Tag Archives: health

Skin Cancer Update 

  

It has been awhile since I have made an update related to skin cancer. I have been focused on enjoying life since my most recent treatment ended and have placed all those not so pleasant months in the back of my mind. That strategy was working quite well for me until I went to the Dentist for my regular checkup a few weeks ago. She noticed a lesion on the left lateral portion of my tongue. Her immediate thought was something as benign as Migratory Glossitis but due to my history with skin cancer, she felt I should be seen by someone for an evaluation of the lesion. I had already set up my yearly physical with my general practitioner for the following week so when I went to see her she referred me to an ENT surgeon for evaluation the next day.

 

When most of us think about skin cancer we think of lesions that pop up on parts of the skin that have been exposed to UV rays. Cancerous lesions on the tongue or inside the mouth caused by UV exposure is not something we usually hear about. Alas, the ugly beast can spring up inside your mouth in the form of Squamous Cell Carcinoma or Melanoma and According to the American Cancer Society, it can indeed be caused by too much sun exposure over time. This does not mean you need to run around in the sunshine with your tongue sticking out of your mouth in order to get it. 

There are of course other risk factors that can be the cause of oral cancers such as smoking and excessive alcohol use, but in my case the risk factor would appear to be excessive UV exposure and the fact that I have a history of Basal Cell Carcinoma. Thus the concern and need for evaluation.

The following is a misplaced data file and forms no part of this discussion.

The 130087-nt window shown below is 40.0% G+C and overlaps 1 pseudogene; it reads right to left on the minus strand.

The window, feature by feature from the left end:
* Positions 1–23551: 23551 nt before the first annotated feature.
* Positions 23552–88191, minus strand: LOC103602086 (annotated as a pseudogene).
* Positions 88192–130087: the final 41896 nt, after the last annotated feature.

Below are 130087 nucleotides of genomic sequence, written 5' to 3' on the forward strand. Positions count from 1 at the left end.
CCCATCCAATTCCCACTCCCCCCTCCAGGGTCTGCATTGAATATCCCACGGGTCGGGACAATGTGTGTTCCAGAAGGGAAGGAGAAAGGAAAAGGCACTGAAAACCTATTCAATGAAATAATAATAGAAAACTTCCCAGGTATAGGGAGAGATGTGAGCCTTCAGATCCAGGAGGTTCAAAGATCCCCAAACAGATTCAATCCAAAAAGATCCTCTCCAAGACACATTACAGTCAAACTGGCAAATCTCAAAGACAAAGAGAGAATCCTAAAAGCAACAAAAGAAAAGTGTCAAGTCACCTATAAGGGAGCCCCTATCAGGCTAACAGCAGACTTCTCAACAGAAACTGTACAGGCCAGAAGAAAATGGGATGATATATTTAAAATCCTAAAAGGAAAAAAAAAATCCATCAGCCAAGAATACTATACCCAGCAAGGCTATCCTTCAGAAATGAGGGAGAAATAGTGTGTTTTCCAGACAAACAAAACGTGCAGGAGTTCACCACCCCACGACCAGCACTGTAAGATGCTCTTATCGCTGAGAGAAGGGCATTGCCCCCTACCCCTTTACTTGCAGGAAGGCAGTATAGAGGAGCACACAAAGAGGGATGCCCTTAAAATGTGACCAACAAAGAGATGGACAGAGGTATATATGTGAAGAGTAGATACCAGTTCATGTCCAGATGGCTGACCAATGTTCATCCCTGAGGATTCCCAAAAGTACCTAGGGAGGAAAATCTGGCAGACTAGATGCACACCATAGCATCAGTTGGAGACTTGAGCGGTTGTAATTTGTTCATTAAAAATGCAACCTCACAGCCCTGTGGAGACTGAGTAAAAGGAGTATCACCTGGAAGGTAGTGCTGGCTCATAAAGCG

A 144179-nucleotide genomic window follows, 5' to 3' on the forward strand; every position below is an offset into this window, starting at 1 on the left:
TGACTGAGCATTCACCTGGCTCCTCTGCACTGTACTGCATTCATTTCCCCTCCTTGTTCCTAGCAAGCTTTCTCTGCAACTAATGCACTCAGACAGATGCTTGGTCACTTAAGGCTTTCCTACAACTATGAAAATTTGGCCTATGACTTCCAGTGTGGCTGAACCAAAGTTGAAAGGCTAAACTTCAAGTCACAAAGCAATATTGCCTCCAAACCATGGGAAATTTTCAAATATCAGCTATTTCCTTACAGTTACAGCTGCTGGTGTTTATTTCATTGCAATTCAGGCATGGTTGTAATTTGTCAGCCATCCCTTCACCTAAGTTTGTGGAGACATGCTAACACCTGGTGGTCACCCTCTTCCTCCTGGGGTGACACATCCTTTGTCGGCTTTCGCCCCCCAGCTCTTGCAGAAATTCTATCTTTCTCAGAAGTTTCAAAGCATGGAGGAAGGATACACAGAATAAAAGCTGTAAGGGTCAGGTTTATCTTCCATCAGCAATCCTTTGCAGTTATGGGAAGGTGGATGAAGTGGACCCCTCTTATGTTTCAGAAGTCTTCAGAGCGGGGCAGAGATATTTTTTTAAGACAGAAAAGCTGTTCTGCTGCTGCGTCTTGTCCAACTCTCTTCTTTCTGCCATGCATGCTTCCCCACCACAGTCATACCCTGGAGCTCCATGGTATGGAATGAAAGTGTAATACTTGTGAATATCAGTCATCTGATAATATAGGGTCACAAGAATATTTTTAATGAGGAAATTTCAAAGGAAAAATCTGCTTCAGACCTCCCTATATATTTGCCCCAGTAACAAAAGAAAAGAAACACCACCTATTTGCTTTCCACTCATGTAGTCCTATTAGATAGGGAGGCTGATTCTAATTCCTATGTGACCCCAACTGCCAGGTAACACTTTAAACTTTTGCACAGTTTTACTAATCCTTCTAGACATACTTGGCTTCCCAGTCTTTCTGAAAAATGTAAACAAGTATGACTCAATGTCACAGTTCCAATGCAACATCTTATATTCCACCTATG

Now I don’t know your particular level of pain tolerance but mine is pretty high. When I had both the biopsy and then Mohs surgery on my face I barely felt the needles that injected the local anesthetic right on the side of the bridge of my nose. Things were very different when it came to my tongue. Think for a second about the times you have bitten your tongue, your lip, or the inside of your cheeks and how much that hurt and continued to hurt for some time. Now multiply that pain by one hundred. The needle stick was not fun. Fortunately my tongue went instantly numb. 

I have this little anxiety thing about being unable to swallow. Going to the Dentist is difficult enough for me especially when there are suction tubes and a pair of hands and instruments all up inside the small space that leads to my airway. There I was sitting in a sterile room with drool spilling down the corner of my lip, a pair of gloved hands pulling on my tongue and holding it taught while poking and cutting and digging at the mystery spot. I could feel my intense need to swallow begin to rise and I could do nothing about it. 

Add to that most uncomfortable mix the warm rush of blood and a wad of gauze stuffed in my mouth to stop the bleeding and well, you can probably imagine how I felt. Then There was the tug and pull of the suture needle that went around the wound and up through the center of my tongue. Not once, but four times. Yes, I felt a bit squeamish.

  

The anesthetic wore off two hours after the surgery. That is when I was reminded how much we rely on this funky looking mass of muscle for a variety of things. It was extremely painful to swallow, to talk, to eat, to drink, to sneeze, to cough, to blow my nose. My tongue was swollen and angry and it let me know.

For the first three days I could only handle a liquid diet. Protein shakes and water became my friend. The dissolving stitches worked their way loose within a few hours and I became brave enough to cut the long loose ends off by myself before they made their way down my throat. Did I mention how ugly my tongue looked? Ghastly ugly indeed. I have photos but I will spare you.